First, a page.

Pink Floyd's legendary 1973 album, 'The Dark Side of the Moon' is one of 25 recordings to be inducted into the National Recording Registry of the Library of Congress. The record received the highest number of public nominations among this year's class.

In the release accompanying the announcement, 'The Dark Side of the Moon' is called "an example of brilliant, innovative production in service of the music." They go on to cite the harmonies of David Gilmour and Richard Wright, as well as the successful integration of Roger Waters' interviews of the studio staff into the album's concept.

Also added to the registry are Simon & Garfunkel's folk-rock classic 'Sounds of Silence,' 'Cheap Thrills' by Big Brother and the Holding Company, which launched Janis Joplin to national prominence, the self-titled debut by the Ramones and the Bee Gees soundtrack to 'Saturday Night Fever.'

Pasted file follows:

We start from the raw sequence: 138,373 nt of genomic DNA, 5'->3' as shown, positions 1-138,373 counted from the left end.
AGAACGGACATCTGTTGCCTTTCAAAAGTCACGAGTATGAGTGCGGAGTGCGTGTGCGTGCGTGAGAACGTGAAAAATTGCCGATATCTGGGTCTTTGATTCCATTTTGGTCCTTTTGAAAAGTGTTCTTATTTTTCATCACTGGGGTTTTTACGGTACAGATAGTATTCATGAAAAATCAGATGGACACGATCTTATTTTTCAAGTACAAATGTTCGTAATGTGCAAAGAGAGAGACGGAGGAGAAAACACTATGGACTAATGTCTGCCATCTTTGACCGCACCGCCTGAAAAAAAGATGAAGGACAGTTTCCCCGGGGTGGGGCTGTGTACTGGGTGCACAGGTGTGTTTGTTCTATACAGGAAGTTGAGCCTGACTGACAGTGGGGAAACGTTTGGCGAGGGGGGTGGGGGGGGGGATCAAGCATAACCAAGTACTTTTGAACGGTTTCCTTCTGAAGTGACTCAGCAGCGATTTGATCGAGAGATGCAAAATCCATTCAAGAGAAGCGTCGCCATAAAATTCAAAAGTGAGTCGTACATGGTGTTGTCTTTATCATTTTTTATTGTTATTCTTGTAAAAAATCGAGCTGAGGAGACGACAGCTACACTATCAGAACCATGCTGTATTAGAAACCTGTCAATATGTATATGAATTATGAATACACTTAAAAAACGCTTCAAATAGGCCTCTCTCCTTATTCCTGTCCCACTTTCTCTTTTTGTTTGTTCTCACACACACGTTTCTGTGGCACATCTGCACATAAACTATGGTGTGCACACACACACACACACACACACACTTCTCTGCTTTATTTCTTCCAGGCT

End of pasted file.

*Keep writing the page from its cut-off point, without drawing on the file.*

Created in 2000, the National Recording Registry annually selects 25 recordings that are "culturally, historically, or aesthetically significant" and "reflect the diversity and creativity of the American experience." You can find out about all of this year's inductees, which range from spoken word to opera to jazz, at the Library of Congress' website.

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